Holistic Touch Therapy School of Dog Massage

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  • Touch of any type has an effect on a dog's body and initiates feelings of comfort, euphoria, pain or any of a host of other sensations. Instinctive or spontaneous touch characterized by a mother licking and nudging her pups supplies contact necessary for proper social and physical development. Self-licking, another form of spontaneous touch, is a ready self remedy for aches and injuries. Intentional touch or massage can supply many of the same benefits and more. A discussion of the 11 body systems highlights functions, sensory receptors and the effects of massage.
  • The nervous system, the master controlling system of the body, provides rapid communication between all body parts to keep the body in balance. This class explains how the nervous system works with emphasis on its communication with the integumentary and muscular systems. Sensory receptors that monitor changes in the internal and external environments are explained. Special attention is given to the influences of sensory exteroceptors and how proper stimulation can calm, decrease stress, decrease anxiety, soothe pain & encourage healing or stimulate the dog for work or competition.
  • Canine Massage and the Integumentary System covers the basic structure and functions of the skin and its appendages. Skin is the largest organ in the body and contains 5 million sensory receptors. Special attention is paid to the types of receptors present and the effect of massage on them. A discussion of the many types of canine coats, also considers the influence of coat type on massage.
  • Canine Massage and the Skeletal System deals with the function of cartilage and the 321 bones of the canine skeletal system. Bone, the axial, appendicular and splanchnic components of the skeletal system, joints and ligaments are described and discussed. Bone, joint and ligament sensory receptors are considered and the roles they play in canine function and canine massage are stressed.
  • The canine muscular system produces movement, stabilizes joints, maintains posture and generates heat. The online presentation, Canine Massage and the Muscular System, describes these functions compares the three types of muscle tissue, their characteristics, structure and functions. This class also explains how muscle cells interact with the circulatory and nervous systems to produce smooth integrated movement. The importance of the powerful influence of massage on the muscular system is also addressed.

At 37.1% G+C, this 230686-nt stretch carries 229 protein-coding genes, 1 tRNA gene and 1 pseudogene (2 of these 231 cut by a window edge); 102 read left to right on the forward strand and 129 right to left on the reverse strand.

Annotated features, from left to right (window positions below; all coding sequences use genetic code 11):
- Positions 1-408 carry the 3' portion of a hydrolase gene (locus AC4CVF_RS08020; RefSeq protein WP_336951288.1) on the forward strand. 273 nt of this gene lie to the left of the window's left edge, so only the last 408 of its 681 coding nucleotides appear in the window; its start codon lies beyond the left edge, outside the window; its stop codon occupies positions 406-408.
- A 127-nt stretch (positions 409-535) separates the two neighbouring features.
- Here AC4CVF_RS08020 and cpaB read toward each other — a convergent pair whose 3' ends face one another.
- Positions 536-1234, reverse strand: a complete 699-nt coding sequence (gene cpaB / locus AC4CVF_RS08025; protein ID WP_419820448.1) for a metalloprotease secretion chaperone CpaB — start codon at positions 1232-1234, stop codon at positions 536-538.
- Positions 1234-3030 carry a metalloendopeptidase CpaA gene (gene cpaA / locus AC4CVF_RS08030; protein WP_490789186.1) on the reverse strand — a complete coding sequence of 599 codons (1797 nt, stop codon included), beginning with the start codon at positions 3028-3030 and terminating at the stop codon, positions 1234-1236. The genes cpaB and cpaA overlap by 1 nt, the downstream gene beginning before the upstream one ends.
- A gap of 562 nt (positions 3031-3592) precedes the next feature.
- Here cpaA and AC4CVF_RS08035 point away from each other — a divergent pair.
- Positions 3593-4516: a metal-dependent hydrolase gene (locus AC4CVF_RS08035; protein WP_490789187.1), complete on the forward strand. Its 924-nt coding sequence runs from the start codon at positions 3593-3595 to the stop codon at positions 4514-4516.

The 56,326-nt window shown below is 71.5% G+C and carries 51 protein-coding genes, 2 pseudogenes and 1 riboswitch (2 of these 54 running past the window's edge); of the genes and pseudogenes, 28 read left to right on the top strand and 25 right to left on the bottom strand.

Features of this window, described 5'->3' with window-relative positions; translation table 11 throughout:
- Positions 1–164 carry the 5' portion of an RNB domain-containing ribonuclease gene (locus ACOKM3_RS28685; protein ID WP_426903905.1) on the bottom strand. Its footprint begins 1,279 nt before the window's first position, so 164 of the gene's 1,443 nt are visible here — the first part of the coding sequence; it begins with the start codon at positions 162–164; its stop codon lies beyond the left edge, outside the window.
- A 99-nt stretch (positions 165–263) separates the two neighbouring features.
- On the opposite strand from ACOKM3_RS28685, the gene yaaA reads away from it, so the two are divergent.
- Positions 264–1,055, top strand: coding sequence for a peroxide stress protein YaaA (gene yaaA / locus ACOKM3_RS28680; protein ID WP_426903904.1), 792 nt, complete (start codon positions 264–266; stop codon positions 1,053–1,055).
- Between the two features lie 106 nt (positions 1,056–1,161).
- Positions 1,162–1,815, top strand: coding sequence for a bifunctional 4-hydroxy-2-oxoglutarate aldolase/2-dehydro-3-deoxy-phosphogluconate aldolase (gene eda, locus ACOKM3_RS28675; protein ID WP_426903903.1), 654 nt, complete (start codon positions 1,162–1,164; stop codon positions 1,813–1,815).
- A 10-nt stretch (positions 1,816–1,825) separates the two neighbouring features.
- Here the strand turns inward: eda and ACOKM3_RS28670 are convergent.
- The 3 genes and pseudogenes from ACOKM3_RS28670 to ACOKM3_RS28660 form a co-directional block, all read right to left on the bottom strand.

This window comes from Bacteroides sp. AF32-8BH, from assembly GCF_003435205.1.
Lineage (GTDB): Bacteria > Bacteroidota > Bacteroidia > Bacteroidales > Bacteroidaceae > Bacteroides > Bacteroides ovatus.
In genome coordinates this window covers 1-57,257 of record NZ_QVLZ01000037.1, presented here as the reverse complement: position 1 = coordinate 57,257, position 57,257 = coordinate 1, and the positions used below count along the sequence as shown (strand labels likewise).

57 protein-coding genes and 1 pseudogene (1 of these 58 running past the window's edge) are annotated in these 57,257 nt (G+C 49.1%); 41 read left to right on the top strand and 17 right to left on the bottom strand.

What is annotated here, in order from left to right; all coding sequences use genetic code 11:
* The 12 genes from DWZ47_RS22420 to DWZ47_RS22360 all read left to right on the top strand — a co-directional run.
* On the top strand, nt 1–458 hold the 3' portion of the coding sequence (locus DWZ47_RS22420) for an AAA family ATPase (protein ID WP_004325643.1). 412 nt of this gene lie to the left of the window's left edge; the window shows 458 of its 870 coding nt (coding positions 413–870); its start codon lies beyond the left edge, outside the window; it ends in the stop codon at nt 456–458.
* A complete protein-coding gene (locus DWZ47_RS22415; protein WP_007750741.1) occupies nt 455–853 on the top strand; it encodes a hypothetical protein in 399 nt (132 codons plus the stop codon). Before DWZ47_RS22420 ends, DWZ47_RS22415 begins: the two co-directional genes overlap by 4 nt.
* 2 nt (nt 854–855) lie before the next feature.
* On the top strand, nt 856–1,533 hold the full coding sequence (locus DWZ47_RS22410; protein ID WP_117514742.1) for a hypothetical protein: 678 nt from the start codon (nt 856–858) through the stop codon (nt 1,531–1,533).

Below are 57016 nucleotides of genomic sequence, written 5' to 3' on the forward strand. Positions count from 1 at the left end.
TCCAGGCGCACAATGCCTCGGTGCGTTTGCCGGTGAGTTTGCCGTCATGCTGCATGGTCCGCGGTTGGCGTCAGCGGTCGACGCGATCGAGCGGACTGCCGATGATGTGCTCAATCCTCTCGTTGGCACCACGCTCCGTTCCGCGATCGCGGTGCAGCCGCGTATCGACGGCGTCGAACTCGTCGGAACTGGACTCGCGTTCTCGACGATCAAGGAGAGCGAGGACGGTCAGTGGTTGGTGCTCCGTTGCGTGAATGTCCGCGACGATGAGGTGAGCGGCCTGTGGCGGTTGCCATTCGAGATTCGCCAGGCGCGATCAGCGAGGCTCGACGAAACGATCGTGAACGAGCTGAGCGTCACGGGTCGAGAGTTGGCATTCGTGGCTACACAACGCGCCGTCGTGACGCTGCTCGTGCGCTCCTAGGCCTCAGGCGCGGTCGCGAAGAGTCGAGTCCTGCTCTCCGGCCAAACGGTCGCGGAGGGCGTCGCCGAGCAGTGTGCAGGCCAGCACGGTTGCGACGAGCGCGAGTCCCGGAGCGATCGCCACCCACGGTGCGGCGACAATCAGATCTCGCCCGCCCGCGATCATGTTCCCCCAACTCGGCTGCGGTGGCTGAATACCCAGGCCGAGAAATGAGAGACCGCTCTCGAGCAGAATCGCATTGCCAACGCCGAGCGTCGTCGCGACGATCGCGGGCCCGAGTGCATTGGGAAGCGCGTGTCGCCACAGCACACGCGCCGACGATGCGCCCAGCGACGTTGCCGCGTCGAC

• Canine Massage and the Circulatory & Lymphatic Systems explains how every cell in the dog's body relies on the circulatory system to deliver oxygen and nutrients and remove wastes and toxins. The lymphatic system also removes wastes, toxins and debris and defends the body from disease. Learn how interoceptors in both systems can be stimulated by a warm hand (massage stroke). The results can dramatically increase circulation, decrease the workload of the heart and even encourage drainage of swollen lymph nodes and more.
  • Module 7 presents and explains a number of fundamental concepts to provide a foundation for performing canine massage. It is important to understand and carefully consider the benefits and the indications and contraindications of massage before massaging a dog. Appropriate settings, body mechanics and record keeping (SOAP notes) are discussed. Narrated videos highlight how to greet and evaluate a dog before massage.
  • Descriptions of the surface features of the dog are accompanied by instructive illustrations. Then two categories of massage techniques, Passive Touch and Effleurage are discussed. The benefit, purpose and appropriate regions to apply each stroke are discussed. Two Passive Touch strokes that calm and warm the dog and six Effleurage strokes that skim the surface, increase circulation and prepare the dog for deeper work are presented. The influence of Passive Touch and Effleurage strokes on sensory thermoreceptors and mechanoreceptors is discussed. Each stroke is demonstrated in a narrated video.
  • Five Petrissage and two Compression massage strokes are presented in Module 9. The benefit, purpose and appropriate regions to apply each stroke are discussed. Petrissage strokes increase circulation and mobilize toxins while rhythm, pressure and duration of Compression strokes can be modified to relax or stimulate a dog. The influence of Petrissage and Compression strokes on sensory thermoreceptors and mechanoreceptors is discussed. Each stroke is demonstrated in a narrated video.